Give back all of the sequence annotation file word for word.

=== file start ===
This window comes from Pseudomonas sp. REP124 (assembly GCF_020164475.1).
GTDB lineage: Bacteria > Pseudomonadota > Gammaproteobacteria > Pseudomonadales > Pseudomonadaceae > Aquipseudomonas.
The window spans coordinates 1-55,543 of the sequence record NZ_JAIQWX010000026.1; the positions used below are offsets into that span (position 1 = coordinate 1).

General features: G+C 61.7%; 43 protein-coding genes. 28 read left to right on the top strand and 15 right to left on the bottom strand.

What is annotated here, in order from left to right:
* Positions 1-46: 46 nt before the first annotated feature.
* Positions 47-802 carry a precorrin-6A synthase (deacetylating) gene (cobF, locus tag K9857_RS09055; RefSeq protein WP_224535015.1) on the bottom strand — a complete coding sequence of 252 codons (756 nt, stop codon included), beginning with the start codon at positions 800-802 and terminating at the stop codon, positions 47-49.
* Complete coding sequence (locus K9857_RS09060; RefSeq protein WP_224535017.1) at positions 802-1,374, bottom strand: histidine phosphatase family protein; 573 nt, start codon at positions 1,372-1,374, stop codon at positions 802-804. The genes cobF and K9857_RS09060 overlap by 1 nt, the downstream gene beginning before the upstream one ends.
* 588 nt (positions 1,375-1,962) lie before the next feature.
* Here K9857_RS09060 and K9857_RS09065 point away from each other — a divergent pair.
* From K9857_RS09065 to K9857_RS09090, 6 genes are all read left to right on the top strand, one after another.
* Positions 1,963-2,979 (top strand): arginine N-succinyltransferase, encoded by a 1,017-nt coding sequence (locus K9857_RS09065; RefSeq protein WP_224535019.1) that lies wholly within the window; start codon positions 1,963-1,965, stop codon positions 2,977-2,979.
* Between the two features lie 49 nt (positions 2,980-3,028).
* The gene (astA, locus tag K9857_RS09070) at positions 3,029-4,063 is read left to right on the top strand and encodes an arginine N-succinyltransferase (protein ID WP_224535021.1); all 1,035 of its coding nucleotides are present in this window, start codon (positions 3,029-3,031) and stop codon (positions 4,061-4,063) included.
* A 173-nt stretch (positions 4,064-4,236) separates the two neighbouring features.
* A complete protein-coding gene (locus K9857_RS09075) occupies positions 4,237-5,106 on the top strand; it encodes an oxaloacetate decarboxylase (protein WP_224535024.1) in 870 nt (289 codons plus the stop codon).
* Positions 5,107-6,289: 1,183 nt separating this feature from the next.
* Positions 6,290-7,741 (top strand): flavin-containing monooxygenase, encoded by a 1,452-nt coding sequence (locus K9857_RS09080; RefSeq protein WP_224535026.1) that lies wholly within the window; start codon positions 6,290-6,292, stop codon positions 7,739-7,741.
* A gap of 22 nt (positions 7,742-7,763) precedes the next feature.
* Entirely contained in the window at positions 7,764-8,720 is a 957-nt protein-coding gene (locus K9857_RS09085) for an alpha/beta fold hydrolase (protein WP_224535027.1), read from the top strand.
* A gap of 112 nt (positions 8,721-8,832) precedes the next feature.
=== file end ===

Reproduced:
This window comes from Pseudomonas sp. REP124 (assembly GCF_020164475.1).
GTDB lineage: Bacteria > Pseudomonadota > Gammaproteobacteria > Pseudomonadales > Pseudomonadaceae > Aquipseudomonas.
The window spans coordinates 1-55,543 of the sequence record NZ_JAIQWX010000026.1; the positions used below are offsets into that span (position 1 = coordinate 1).

General features: G+C 61.7%; 43 protein-coding genes. 28 read left to right on the top strand and 15 right to left on the bottom strand.

What is annotated here, in order from left to right:
* Positions 1-46: 46 nt before the first annotated feature.
* Positions 47-802 carry a precorrin-6A synthase (deacetylating) gene (cobF, locus tag K9857_RS09055; RefSeq protein WP_224535015.1) on the bottom strand — a complete coding sequence of 252 codons (756 nt, stop codon included), beginning with the start codon at positions 800-802 and terminating at the stop codon, positions 47-49.
* Complete coding sequence (locus K9857_RS09060; RefSeq protein WP_224535017.1) at positions 802-1,374, bottom strand: histidine phosphatase family protein; 573 nt, start codon at positions 1,372-1,374, stop codon at positions 802-804. The genes cobF and K9857_RS09060 overlap by 1 nt, the downstream gene beginning before the upstream one ends.
* 588 nt (positions 1,375-1,962) lie before the next feature.
* Here K9857_RS09060 and K9857_RS09065 point away from each other — a divergent pair.
* From K9857_RS09065 to K9857_RS09090, 6 genes are all read left to right on the top strand, one after another.
* Positions 1,963-2,979 (top strand): arginine N-succinyltransferase, encoded by a 1,017-nt coding sequence (locus K9857_RS09065; RefSeq protein WP_224535019.1) that lies wholly within the window; start codon positions 1,963-1,965, stop codon positions 2,977-2,979.
* Between the two features lie 49 nt (positions 2,980-3,028).
* The gene (astA, locus tag K9857_RS09070) at positions 3,029-4,063 is read left to right on the top strand and encodes an arginine N-succinyltransferase (protein ID WP_224535021.1); all 1,035 of its coding nucleotides are present in this window, start codon (positions 3,029-3,031) and stop codon (positions 4,061-4,063) included.
* A 173-nt stretch (positions 4,064-4,236) separates the two neighbouring features.
* A complete protein-coding gene (locus K9857_RS09075) occupies positions 4,237-5,106 on the top strand; it encodes an oxaloacetate decarboxylase (protein WP_224535024.1) in 870 nt (289 codons plus the stop codon).
* Positions 5,107-6,289: 1,183 nt separating this feature from the next.
* Positions 6,290-7,741 (top strand): flavin-containing monooxygenase, encoded by a 1,452-nt coding sequence (locus K9857_RS09080; RefSeq protein WP_224535026.1) that lies wholly within the window; start codon positions 6,290-6,292, stop codon positions 7,739-7,741.
* A gap of 22 nt (positions 7,742-7,763) precedes the next feature.
* Entirely contained in the window at positions 7,764-8,720 is a 957-nt protein-coding gene (locus K9857_RS09085) for an alpha/beta fold hydrolase (protein WP_224535027.1), read from the top strand.
* A gap of 112 nt (positions 8,721-8,832) precedes the next feature.